House Speaker John Boehner of Ohio, Majority Leader Eric Cantor of Virginia and Majority Whip Kevin McCarthy of California shared the private luncheon with Obama, Vice President Joe Biden and White House Chief of Staff William Daley, White House spokesman Robert Gibbs said during his daily press briefing.
Gibbs said the meeting was "very constructive, that they agreed on … cutting spending and reducing our deficit, that we should have a broad discussion ... with the American people the size and the scope of the problem that we face in getting our fiscal house in order."
But when asked if they reached any specific agreements on anything, Gibbs said, "Not that I'm aware of."
"I don't think that people looked at this as a negotiating session," Gibbs said.
"As the president said at the end of last year, we needed to do a better job in reaching out. … I think this was an opportunity to listen to each other and to figure out where that common ground is."
Cantor said Tuesday his concerns include part of Obama's speech Monday to the U.S. Chamber of Commerce.
"I think that what I heard is a sense that somehow business in America needs to respond and act in a way that is somehow grateful for Washington's acts," Cantor said at a briefing.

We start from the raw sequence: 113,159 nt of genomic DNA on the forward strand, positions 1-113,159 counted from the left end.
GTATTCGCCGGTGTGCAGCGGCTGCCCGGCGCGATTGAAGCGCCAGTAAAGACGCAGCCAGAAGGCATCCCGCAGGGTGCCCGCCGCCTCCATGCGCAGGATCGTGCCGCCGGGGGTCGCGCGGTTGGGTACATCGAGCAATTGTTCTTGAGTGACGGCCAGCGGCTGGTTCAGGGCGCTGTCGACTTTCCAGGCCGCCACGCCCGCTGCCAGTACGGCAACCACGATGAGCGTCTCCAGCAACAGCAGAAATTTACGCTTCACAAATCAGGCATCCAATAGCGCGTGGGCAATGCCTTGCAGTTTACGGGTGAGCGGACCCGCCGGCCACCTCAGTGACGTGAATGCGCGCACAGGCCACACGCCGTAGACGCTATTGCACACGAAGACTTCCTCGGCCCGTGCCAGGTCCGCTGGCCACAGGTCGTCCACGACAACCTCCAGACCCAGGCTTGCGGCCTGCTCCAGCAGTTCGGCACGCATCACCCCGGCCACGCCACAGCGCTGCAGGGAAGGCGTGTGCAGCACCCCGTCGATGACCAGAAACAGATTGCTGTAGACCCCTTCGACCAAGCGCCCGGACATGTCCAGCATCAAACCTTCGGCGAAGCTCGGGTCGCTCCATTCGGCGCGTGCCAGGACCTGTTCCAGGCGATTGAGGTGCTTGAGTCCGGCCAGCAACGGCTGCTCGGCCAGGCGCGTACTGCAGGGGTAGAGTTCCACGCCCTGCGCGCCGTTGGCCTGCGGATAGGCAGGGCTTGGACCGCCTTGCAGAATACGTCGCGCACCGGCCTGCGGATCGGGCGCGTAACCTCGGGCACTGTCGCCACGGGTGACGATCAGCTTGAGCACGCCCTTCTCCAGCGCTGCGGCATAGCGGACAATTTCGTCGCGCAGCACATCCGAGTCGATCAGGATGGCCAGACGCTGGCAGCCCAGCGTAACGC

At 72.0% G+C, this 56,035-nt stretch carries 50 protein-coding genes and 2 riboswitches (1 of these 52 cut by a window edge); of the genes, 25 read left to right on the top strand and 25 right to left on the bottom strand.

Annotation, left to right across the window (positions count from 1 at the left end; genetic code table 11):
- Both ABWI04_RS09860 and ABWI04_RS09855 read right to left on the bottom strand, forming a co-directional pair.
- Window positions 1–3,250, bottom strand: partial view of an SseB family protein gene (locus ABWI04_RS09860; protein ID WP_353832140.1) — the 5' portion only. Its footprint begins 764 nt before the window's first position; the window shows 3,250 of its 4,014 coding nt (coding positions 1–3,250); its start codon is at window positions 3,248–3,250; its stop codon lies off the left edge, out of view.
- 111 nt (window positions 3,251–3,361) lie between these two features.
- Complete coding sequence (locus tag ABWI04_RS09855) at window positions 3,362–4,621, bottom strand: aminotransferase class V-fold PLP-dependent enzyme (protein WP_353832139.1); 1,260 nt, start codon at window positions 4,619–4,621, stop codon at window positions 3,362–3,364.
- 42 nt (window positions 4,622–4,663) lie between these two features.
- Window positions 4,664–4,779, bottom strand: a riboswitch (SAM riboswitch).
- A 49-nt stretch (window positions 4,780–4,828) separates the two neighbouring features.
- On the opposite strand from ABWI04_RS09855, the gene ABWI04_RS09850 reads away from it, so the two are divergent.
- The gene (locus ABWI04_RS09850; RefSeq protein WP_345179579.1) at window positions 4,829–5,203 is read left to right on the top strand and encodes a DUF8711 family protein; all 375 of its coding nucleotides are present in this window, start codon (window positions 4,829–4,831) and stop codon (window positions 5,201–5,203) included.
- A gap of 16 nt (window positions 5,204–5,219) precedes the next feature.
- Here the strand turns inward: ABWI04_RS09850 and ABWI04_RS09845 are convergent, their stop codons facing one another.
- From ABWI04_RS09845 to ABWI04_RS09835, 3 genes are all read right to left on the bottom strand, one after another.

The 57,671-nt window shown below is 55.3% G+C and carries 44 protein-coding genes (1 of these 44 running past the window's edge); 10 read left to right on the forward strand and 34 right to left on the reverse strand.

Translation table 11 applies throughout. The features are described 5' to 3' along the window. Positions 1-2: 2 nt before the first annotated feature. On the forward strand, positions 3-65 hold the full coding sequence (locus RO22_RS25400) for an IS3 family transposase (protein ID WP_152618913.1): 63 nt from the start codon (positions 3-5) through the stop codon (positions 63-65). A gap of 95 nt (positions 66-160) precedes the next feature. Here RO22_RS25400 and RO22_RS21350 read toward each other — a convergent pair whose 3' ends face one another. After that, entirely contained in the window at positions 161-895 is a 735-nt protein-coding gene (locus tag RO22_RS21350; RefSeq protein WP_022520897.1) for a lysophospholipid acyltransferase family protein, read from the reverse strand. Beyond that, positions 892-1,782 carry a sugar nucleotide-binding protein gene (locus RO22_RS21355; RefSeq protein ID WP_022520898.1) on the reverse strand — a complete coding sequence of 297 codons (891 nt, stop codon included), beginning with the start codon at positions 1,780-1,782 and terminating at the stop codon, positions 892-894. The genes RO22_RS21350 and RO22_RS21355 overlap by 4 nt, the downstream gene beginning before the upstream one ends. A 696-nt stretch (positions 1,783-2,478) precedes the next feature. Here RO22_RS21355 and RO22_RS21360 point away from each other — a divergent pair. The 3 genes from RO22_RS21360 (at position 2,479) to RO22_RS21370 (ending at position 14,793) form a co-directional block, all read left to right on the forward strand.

"And this sort of quid pro quo, that if Washington acts to -- whatever it is the president's proposing, whether it's reducing the corporate rates or whether it's passing trade bills -- that somehow business owes it to the country to do X, Y, Z. I think that misses the mark," The Washington Post quoted him as saying.
Wednesday's meeting came five days before Obama unveils his 2012 budget proposal. Republicans are seeking deep cuts have vowed to challenge if the budget includes any "investment" pledges.
Boehner spokesman Brendan Buck said Boehner was "pleased to have an opportunity to speak with the president about our plans to reduce economic uncertainly and create jobs by cutting spending and breaking down barriers to private sector investment."
The lunch meeting follows a meeting between Obama and Senate Minority Leader Mitch McConnell of Kentucky, the top-ranking Republican senator.
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